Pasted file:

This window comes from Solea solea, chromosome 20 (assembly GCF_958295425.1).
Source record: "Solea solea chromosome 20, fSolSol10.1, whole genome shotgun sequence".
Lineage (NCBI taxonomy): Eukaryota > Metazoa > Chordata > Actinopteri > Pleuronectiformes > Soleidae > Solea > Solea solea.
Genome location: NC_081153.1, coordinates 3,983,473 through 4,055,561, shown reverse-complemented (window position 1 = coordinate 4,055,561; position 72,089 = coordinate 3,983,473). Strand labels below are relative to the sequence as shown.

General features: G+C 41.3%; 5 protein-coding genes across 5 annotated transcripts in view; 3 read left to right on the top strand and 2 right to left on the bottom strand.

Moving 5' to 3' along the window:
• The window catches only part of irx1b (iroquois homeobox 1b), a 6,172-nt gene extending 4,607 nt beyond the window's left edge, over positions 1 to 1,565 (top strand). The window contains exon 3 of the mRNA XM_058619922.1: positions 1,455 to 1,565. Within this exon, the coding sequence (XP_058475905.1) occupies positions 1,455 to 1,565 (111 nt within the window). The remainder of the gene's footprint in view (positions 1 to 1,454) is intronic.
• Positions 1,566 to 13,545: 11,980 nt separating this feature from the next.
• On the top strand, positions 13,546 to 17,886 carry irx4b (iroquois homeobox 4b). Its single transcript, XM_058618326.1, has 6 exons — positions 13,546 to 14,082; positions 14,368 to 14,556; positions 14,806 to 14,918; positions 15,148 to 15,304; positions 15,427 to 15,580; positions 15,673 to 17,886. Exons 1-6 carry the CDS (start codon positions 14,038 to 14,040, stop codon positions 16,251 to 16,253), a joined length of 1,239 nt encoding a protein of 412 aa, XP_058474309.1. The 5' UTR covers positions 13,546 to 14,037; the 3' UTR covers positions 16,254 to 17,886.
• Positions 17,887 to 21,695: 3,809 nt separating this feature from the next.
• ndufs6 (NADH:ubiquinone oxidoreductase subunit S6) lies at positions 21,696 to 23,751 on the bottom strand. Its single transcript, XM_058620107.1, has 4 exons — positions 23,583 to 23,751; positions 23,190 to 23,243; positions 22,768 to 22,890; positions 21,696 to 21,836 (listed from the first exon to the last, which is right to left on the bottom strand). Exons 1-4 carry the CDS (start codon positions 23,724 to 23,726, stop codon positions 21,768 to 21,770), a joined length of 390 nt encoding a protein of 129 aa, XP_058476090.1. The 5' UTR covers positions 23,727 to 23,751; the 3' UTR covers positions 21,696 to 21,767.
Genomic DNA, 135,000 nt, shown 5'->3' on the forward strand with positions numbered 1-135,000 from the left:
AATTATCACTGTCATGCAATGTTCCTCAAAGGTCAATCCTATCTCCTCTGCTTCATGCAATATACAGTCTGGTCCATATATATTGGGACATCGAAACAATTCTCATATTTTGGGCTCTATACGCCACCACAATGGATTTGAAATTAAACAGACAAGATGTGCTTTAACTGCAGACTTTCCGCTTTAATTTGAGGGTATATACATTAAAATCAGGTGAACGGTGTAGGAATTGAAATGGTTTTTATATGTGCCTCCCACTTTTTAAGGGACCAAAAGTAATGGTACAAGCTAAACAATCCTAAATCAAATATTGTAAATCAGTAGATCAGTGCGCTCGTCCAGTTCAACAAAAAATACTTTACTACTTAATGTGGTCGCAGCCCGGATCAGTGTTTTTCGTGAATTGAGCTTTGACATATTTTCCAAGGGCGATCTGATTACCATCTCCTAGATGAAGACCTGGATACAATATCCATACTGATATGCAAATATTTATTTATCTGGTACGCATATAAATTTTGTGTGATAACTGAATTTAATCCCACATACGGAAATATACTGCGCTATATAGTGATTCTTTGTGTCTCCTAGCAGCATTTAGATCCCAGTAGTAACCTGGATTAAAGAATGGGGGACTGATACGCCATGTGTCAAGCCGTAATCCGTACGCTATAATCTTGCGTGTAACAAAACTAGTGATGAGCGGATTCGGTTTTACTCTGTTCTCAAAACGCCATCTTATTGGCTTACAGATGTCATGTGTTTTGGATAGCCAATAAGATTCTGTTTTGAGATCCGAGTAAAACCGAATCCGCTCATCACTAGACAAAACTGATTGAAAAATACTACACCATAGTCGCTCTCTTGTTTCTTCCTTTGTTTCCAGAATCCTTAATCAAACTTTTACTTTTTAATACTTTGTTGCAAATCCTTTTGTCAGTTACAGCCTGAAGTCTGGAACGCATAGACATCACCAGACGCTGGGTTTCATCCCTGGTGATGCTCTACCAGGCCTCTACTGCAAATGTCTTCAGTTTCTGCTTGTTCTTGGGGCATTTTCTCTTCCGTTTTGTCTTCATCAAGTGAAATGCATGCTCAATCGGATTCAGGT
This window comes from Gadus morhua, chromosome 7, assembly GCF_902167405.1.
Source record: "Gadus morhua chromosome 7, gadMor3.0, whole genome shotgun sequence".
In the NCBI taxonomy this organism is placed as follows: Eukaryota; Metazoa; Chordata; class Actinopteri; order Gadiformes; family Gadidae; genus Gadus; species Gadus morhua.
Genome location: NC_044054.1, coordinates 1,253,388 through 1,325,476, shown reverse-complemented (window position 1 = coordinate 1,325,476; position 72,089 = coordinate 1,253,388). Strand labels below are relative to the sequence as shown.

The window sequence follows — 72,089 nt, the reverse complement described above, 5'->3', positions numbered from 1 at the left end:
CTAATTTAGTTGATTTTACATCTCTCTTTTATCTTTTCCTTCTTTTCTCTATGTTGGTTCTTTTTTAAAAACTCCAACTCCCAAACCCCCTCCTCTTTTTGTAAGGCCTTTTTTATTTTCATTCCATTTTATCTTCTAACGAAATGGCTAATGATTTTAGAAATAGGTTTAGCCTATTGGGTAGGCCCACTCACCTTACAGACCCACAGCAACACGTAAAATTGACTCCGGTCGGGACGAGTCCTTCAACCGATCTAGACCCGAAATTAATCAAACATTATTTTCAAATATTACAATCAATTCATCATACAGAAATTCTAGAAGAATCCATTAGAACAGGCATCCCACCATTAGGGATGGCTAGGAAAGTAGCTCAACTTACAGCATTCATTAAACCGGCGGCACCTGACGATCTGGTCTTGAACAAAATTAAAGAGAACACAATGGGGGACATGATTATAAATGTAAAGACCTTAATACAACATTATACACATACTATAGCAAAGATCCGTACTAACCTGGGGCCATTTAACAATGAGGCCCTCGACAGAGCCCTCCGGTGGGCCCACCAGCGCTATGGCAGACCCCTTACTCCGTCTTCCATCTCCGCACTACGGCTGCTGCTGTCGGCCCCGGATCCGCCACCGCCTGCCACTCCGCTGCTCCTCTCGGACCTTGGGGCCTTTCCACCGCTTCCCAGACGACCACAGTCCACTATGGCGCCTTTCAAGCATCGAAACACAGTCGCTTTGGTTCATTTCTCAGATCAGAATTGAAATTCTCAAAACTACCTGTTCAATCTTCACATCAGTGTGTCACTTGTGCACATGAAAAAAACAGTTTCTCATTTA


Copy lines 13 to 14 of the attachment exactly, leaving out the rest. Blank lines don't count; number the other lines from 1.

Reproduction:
AATTATCACTGTCATGCAATGTTCCTCAAAGGTCAATCCTATCTCCTCTGCTTCATGCAATATACAGTCTGGTCCATATATATTGGGACATCGAAACAATTCTCATATTTTGGGCTCTATACGCCACCACAATGGATTTGAAATTAAACAGACAAGATGTGCTTTAACTGCAGACTTTCCGCTTTAATTTGAGGGTATATACATTAAAATCAGGTGAACGGTGTAGGAATTGAAATGGTTTTTATATGTGCCTCCCACTTTTTAAGGGACCAAAAGTAATGGTACAAGCTAAACAATCCTAAATCAAATATTGTAAATCAGTAGATCAGTGCGCTCGTCCAGTTCAACAAAAAATACTTTACTACTTAATGTGGTCGCAGCCCGGATCAGTGTTTTTCGTGAATTGAGCTTTGACATATTTTCCAAGGGCGATCTGATTACCATCTCCTAGATGAAGACCTGGATACAATATCCATACTGATATGCAAATATTTATTTATCTGGTACGCATATAAATTTTGTGTGATAACTGAATTTAATCCCACATACGGAAATATACTGCGCTATATAGTGATTCTTTGTGTCTCCTAGCAGCATTTAGATCCCAGTAGTAACCTGGATTAAAGAATGGGGGACTGATACGCCATGTGTCAAGCCGTAATCCGTACGCTATAATCTTGCGTGTAACAAAACTAGTGATGAGCGGATTCGGTTTTACTCTGTTCTCAAAACGCCATCTTATTGGCTTACAGATGTCATGTGTTTTGGATAGCCAATAAGATTCTGTTTTGAGATCCGAGTAAAACCGAATCCGCTCATCACTAGACAAAACTGATTGAAAAATACTACACCATAGTCGCTCTCTTGTTTCTTCCTTTGTTTCCAGAATCCTTAATCAAACTTTTACTTTTTAATACTTTGTTGCAAATCCTTTTGTCAGTTACAGCCTGAAGTCTGGAACGCATAGACATCACCAGACGCTGGGTTTCATCCCTGGTGATGCTCTACCAGGCCTCTACTGCAAATGTCTTCAGTTTCTGCTTGTTCTTGGGGCATTTTCTCTTCCGTTTTGTCTTCATCAAGTGAAATGCATGCTCAATCGGATTCAGGT
This window comes from Gadus morhua, chromosome 7, assembly GCF_902167405.1.